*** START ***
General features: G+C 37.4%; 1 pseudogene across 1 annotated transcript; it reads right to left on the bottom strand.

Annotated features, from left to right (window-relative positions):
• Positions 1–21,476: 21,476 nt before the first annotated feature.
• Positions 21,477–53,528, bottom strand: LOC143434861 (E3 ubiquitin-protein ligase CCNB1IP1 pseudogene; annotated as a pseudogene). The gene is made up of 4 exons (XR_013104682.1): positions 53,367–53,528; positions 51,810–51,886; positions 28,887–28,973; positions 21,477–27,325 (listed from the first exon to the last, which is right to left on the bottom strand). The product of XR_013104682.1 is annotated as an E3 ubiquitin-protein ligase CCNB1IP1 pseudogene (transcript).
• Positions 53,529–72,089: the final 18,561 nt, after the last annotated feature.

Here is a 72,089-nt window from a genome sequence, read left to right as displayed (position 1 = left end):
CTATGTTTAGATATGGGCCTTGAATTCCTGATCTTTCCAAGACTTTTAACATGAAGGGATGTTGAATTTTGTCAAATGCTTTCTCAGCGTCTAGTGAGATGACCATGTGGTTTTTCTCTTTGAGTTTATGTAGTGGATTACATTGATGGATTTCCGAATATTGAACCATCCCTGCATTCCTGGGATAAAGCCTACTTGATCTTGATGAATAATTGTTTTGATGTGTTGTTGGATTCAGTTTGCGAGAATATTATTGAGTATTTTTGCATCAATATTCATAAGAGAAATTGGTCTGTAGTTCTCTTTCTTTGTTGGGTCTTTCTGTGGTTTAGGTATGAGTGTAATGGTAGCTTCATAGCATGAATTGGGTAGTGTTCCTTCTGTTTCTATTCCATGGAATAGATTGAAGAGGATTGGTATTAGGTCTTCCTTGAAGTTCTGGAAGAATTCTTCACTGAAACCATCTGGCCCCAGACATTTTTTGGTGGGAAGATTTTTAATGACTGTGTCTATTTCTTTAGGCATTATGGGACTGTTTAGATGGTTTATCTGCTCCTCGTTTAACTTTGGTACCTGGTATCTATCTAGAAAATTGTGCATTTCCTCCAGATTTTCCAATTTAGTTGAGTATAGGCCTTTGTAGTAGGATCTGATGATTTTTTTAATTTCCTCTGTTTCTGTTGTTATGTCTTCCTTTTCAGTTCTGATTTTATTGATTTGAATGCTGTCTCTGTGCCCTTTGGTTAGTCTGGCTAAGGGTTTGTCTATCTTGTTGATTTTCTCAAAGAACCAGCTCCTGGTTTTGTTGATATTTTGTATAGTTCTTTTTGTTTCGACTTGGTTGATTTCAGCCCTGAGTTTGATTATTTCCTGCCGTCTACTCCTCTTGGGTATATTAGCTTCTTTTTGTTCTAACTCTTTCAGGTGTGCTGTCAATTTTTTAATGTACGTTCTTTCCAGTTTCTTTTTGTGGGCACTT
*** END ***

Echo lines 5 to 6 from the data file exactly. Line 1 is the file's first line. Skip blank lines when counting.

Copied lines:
• Positions 53,529–72,089: the final 18,561 nt, after the last annotated feature.

Here is a 72,089-nt window from a genome sequence, read left to right as displayed (position 1 = left end):